Cayman Islands chief immigration officer suspended amid investigation

Linda Evans placed on required leave


Cayman Islands Chief Immigration Officer Linda Evans was put on required leave – suspended with pay – late Monday, the Ministry of Home Affairs has confirmed. 

In a statement released on Tuesday afternoon, the ministry stated that Ms. Evans had been placed on required leave with immediate effect, in relation to a “number of allegations of misconduct by the CIO, which require a full investigation. 

The Cayman Compass has confirmed from multiple government sources that the suspension, which is expected to last at least 30 days, is in connection with an investigation into an award of Caymanian status and other administrative matters. 

Ms. Evans has been suspended under provisions of the government’s Personnel Regulations, which state: “The appointing officer (with the approval of the Head of the Civil Service if the period of leave is to be more than 30 days) may require an employee to go on Required Leave where the appointing officer deems it to be in the public interest for the employee to do so, and that leave shall be leave on full pay for such period as the appointing officer deems necessary.” 

According to the ministry, the required leave provision was invoked “to allow the allegations to be investigated quickly and thoroughly.”  

Ms. Evans could not be reached for comment by press time.  

Her suspension marked the second time in a month that a senior immigration official was removed from her job in connection with an investigation.  

On Monday, the Compass reported that Immigration’s director of boards and work permits, Kimberley Davis, was placed on required leave on Nov. 7. Mrs. Davis declined to comment in relation to an investigation into alleged administrative infractions. She remained on paid leave Tuesday.  

Ministry officials did not state whether the two suspensions were connected in any way.  

A third top immigration official, Deputy Chief Officer Garfield Wong, was charged with traffic offenses in relation to an incident late last year. Mr. Wong was not suspended and remains on the job.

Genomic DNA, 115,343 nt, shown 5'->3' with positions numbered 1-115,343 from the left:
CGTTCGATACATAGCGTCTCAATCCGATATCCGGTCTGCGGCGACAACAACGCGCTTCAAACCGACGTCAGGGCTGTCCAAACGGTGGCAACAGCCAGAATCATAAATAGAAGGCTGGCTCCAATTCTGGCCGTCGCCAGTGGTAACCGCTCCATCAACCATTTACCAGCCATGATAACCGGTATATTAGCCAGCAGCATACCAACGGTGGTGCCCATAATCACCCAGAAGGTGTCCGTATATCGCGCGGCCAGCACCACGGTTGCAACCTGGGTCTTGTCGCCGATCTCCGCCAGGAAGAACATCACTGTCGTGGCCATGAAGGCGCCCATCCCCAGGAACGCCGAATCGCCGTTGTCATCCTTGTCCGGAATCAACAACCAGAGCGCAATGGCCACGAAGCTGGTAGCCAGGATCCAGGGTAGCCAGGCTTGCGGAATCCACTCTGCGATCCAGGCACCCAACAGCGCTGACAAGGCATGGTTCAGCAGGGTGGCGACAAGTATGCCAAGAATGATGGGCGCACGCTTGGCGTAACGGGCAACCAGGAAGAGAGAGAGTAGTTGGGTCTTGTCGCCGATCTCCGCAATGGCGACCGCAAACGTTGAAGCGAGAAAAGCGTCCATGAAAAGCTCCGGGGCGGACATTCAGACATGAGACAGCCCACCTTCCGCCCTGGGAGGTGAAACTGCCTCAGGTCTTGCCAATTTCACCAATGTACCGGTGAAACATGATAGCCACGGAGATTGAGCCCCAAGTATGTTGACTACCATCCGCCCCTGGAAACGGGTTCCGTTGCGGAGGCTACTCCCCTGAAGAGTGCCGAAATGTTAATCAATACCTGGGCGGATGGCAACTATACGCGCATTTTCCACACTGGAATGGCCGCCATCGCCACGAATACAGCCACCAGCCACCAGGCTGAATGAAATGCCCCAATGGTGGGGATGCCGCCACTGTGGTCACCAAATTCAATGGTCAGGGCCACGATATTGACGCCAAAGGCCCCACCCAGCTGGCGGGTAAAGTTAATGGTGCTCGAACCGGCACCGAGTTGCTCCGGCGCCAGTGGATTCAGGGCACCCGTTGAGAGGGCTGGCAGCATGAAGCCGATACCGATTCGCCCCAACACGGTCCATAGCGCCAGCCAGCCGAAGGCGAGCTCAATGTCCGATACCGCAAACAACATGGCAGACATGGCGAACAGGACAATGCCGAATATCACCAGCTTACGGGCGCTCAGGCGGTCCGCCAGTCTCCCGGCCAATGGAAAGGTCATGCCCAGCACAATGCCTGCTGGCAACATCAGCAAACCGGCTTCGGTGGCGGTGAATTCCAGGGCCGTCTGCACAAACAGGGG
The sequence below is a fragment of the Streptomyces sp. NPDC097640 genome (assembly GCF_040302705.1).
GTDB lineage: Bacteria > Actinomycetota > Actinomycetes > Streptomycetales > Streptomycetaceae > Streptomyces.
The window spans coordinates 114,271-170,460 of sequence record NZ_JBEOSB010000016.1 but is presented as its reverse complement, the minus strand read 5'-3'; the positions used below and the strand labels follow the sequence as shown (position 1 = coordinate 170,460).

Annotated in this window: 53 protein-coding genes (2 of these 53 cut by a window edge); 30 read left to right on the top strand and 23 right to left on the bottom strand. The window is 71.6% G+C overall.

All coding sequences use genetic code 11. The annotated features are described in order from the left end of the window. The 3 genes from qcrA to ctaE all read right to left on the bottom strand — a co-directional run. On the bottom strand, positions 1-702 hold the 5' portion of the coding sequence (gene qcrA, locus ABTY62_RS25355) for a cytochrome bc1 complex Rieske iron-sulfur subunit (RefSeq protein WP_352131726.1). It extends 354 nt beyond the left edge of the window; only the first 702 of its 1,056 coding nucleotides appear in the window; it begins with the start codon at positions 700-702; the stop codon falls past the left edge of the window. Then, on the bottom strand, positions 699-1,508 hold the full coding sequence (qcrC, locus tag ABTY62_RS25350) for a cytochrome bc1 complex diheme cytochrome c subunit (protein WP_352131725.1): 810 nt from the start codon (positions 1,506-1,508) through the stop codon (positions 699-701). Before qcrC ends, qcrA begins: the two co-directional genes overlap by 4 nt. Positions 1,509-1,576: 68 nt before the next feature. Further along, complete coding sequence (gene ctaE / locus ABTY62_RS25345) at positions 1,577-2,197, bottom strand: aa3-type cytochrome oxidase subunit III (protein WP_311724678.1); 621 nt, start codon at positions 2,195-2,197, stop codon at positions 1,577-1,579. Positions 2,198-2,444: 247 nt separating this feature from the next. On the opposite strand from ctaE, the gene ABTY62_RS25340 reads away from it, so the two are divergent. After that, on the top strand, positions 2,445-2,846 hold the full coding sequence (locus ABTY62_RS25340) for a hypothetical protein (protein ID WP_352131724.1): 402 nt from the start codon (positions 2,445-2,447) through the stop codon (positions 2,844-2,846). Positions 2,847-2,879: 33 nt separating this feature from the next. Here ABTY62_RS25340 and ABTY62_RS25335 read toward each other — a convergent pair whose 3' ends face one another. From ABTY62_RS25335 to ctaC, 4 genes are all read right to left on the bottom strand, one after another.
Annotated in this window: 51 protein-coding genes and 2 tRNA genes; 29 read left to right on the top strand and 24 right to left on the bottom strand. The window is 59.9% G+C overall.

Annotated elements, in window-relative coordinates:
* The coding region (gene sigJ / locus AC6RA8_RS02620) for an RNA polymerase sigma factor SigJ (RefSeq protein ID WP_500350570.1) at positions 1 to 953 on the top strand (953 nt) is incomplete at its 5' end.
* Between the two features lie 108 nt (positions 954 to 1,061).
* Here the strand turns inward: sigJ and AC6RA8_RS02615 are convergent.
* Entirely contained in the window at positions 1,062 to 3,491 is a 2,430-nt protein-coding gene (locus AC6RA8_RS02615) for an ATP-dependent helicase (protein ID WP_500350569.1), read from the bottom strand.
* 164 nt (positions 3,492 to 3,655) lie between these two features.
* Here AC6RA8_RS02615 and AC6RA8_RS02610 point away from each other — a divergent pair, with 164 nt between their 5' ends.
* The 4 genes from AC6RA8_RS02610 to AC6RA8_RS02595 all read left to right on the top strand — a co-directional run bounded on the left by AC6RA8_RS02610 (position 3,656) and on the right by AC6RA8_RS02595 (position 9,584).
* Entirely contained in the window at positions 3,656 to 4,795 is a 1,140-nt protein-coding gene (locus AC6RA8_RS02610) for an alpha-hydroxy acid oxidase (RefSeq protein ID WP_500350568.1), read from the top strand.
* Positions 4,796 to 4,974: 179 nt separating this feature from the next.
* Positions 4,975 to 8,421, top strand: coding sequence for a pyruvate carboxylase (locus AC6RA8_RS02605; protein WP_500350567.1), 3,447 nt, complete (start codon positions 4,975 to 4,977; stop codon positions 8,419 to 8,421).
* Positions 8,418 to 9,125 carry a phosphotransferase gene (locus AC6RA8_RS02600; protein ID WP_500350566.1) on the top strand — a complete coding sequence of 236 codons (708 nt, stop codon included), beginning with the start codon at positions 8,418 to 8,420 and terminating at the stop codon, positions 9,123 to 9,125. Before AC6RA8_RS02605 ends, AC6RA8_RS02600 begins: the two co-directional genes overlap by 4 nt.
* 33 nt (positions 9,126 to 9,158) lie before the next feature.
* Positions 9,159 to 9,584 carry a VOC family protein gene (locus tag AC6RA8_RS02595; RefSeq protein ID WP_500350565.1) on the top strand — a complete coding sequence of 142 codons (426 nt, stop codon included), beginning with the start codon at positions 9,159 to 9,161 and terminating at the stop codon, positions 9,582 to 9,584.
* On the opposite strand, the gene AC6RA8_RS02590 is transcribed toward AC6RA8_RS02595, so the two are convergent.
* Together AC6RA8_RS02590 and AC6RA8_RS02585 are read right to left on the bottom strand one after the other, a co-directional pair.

Deputy Chief Immigration Officer Bruce Smith will lead the department in Ms. Evans’s absence, ministry chief officer Eric Bush confirmed.  


Ms. Evans


  1. It would be nice if Compass finds and writes about people of integrity for a change. This country is in dire need of morale-boosting stories and news.

  2. The person who is in charge of Immigration now need to also clean up their filing room big time, because certain people in there are reading peoples files and leaking out and telling their friends and neighbors about confidential information on peoples files..
    It is amazing how some people just fly under the radar and take up these positions without having their track record checked.

  3. Innocent until proven guilty, work until proven to be unfit to work. Why are these high paid employee being sent home with pay. Why not let them work, and have their approving authority curtailed or ran through a gauntlet of higher approving authority until they are proven innocent.

  4. Ms Vargas, what you say is true, and regrettably it has been so for a long time, a long while back I was given data that can only have come from there, and on enquiry, was just told that the origin was a friend of a friend!
    In fact it isn’t just civil service offices, another situation involved a complaint that X was earning more than Y, origin of the data in that case was the bank that handled our payroll, yes, a friend of a friend!
    Maybe its an Island thing!

  5. I am missing something here. I was bad so I get a 30 paid vacation. How can everyone sign up for this or is it only if you work for the government?

  6. I agree with John Levy on this, these guys should still be required to do some kind of work if they still expect to get paid. Just like cops that get put on desk duty, these guys can be put on File room or Mail room duty. Or at least have to show up and sit in their offices, not just stay home on the taxpayer’s dime.

    For MS Bell, Read the fine print articles you will find some good stories there, unfortunately bad news usually hits the headlines, but that’s the news that peaks most people’s interest, can’t blame the compass for that.

  7. Mr Frank, I try to write about things I can back up, and yes in that filing room need some serious looking into; and yes I know of two instances where information was given to, a landscaping company, and another was concerning the marriage of a Caymanian and a foreigner. Both instances this information came from a filing clerk at the Immigration Department. I am not going to call names but persons in there need to clean dishes and serve coffee, and not be able to look at peoples files. I also would go as far as to agree with you that it seems to be an Island thing. I do not know what is wrong with some of these people that they cannot see people business and keep their mouth shut; and then they blame the foreigner for taking their job. I will split justice, and I will definitely not give my people right when they are wrong.

  8. Is it that easy for a file clerk to have an access to the confidential information? If that so, than immigration service is in violation of international data protection and ptivacy laws. Does immigration service have policies in place to safequard extremely confidential information which could be easily used to harm and even ruin an individual. Identity theft is a big business.

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